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Airport Ministry Insights: A Conversation with Bishop Hayes at Dallas Fort Worth Airport

Updated: Mar 11

Listen or watch the full episode, podcast episode 151, on your favorite podcast platform.


Airports, known for their hustle and bustle, serve as gateways to various destinations. Each traveler brings a unique story and journey, and within these terminals, a silent but powerful form of service unfolds - airport ministry.


Airport ministry, also known as chapel or chaplaincy services, is a specialized form of Christian ministry that provides unwavering support, spiritual guidance, and assistance to travelers. In this blog post, we'll delve into the world of airport ministry, focusing on the divine work of God through the tireless efforts of Christian chaplains, and the heartwarming stories that transpire in these transportation hubs.


Understanding Airport Ministry


Heavenly Presence Amid Departures

Airport ministry is a unique ministry that operates within airports, offering spiritual support and emotional comfort to travelers from various walks of life. This ministry seeks to connect with people during their journeys, providing a reassuring presence and a space for reflection amidst the chaos and stress of travel.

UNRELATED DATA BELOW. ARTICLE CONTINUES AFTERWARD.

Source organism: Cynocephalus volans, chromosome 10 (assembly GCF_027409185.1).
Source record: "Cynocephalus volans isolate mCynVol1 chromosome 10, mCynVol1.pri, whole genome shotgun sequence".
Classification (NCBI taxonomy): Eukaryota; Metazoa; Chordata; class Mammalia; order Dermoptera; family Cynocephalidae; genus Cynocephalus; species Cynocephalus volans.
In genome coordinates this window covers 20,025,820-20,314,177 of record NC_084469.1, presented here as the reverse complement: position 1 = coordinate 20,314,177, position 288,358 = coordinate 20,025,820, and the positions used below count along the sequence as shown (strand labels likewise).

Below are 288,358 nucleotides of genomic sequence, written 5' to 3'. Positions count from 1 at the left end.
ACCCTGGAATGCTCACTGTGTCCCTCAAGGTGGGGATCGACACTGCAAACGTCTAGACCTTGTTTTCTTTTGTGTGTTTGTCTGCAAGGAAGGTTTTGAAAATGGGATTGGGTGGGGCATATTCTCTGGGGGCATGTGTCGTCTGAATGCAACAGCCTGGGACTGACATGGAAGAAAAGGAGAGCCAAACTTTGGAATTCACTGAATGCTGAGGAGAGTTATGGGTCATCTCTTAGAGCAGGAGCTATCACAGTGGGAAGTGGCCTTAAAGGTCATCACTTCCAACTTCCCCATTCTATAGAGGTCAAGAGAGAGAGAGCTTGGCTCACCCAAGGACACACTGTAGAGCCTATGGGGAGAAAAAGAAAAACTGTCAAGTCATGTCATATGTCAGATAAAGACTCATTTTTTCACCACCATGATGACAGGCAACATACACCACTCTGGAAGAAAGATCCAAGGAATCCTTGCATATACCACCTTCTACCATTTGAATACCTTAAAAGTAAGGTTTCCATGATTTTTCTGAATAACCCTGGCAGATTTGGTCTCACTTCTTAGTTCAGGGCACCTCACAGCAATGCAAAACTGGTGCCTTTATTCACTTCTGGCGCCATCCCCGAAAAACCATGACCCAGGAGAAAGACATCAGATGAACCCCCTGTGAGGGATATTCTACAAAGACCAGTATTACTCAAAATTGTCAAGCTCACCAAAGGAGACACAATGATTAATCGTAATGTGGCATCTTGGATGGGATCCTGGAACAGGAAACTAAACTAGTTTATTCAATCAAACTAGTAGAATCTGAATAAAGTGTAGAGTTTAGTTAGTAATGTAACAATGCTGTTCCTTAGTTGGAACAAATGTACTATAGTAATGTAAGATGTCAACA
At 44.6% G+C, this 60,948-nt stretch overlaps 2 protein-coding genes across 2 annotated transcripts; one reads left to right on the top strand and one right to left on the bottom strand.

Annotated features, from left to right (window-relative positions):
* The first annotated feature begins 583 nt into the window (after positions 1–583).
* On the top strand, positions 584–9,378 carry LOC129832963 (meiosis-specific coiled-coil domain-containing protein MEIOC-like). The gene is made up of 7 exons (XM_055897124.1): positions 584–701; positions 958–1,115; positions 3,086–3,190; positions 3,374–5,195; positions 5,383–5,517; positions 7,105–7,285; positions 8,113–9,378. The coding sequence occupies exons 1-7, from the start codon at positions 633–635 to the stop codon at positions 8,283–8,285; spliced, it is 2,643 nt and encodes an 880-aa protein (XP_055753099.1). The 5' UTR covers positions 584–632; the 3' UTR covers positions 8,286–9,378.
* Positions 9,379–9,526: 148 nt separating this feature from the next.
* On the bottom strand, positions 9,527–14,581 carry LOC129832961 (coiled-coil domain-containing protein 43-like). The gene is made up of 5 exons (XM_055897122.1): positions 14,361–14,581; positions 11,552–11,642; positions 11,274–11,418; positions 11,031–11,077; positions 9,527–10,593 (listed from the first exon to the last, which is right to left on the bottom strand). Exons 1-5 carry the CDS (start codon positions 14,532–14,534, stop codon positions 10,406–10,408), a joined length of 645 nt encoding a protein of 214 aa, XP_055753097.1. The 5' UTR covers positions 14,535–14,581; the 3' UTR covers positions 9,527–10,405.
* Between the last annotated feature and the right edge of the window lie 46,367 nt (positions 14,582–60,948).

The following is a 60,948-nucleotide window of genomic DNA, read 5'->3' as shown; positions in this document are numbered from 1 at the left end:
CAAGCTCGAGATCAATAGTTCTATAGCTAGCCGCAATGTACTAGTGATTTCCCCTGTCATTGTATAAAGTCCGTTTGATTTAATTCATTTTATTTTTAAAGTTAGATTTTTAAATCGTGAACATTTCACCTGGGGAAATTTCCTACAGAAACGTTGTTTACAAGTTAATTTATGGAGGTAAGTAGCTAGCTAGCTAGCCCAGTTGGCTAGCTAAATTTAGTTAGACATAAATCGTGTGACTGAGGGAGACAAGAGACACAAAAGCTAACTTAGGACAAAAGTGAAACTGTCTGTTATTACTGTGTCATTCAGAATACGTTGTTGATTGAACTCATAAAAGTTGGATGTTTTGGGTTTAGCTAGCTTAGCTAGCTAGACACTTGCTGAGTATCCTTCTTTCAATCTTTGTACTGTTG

The roots of airport ministry trace back to the early days of air travel when chapels were established within airports to cater to the spiritual needs of travelers. Over time, these chapels have transformed into vibrant centers for Christian outreach and support.

cozy chapel in airport with planes outside

A Conversation with Bishop Hayes


Experiences from a Dedicated Airport Chaplain

To gain deeper insights into airport ministry, we had the privilege of speaking with Bishop Hayes, a seasoned airport chaplain with over 25 years of service at the Dallas Fort Worth Airport, one of the world's busiest airports. Bishop Hayes, shared his experiences and emphasized the importance of being a conduit for God's love. Airport ministry, in his view, is about meeting people where they are, offering compassion and care to those in need.